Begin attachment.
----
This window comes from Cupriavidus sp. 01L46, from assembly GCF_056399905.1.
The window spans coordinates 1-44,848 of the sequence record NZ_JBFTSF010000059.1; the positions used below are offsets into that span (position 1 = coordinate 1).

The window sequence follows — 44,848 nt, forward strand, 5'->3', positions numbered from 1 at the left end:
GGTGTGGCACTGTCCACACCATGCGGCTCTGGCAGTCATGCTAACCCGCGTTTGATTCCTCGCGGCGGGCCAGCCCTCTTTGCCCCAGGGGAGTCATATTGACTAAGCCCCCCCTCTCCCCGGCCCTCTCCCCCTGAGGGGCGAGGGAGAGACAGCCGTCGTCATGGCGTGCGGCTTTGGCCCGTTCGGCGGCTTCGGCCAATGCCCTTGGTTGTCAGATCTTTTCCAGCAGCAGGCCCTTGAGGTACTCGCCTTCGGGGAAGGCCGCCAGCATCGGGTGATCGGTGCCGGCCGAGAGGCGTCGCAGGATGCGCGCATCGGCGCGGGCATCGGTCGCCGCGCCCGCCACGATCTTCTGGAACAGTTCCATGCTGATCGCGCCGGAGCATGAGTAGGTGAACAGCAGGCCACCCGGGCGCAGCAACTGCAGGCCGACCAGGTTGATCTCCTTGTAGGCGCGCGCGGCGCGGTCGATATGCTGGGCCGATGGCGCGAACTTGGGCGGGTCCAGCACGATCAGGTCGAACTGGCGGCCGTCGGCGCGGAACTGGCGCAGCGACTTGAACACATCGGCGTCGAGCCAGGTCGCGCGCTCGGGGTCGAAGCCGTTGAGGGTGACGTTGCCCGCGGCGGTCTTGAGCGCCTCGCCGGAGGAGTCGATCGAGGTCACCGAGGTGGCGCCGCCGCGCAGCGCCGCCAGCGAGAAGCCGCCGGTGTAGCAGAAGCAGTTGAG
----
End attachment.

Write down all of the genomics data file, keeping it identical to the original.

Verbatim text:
This window comes from Cupriavidus sp. 01L46, from assembly GCF_056399905.1.
The window spans coordinates 1-44,848 of the sequence record NZ_JBFTSF010000059.1; the positions used below are offsets into that span (position 1 = coordinate 1).

The window sequence follows — 44,848 nt, forward strand, 5'->3', positions numbered from 1 at the left end:
GGTGTGGCACTGTCCACACCATGCGGCTCTGGCAGTCATGCTAACCCGCGTTTGATTCCTCGCGGCGGGCCAGCCCTCTTTGCCCCAGGGGAGTCATATTGACTAAGCCCCCCCTCTCCCCGGCCCTCTCCCCCTGAGGGGCGAGGGAGAGACAGCCGTCGTCATGGCGTGCGGCTTTGGCCCGTTCGGCGGCTTCGGCCAATGCCCTTGGTTGTCAGATCTTTTCCAGCAGCAGGCCCTTGAGGTACTCGCCTTCGGGGAAGGCCGCCAGCATCGGGTGATCGGTGCCGGCCGAGAGGCGTCGCAGGATGCGCGCATCGGCGCGGGCATCGGTCGCCGCGCCCGCCACGATCTTCTGGAACAGTTCCATGCTGATCGCGCCGGAGCATGAGTAGGTGAACAGCAGGCCACCCGGGCGCAGCAACTGCAGGCCGACCAGGTTGATCTCCTTGTAGGCGCGCGCGGCGCGGTCGATATGCTGGGCCGATGGCGCGAACTTGGGCGGGTCCAGCACGATCAGGTCGAACTGGCGGCCGTCGGCGCGGAACTGGCGCAGCGACTTGAACACATCGGCGTCGAGCCAGGTCGCGCGCTCGGGGTCGAAGCCGTTGAGGGTGACGTTGCCCGCGGCGGTCTTGAGCGCCTCGCCGGAGGAGTCGATCGAGGTCACCGAGGTGGCGCCGCCGCGCAGCGCCGCCAGCGAGAAGCCGCCGGTGTAGCAGAAGCAGTTGAG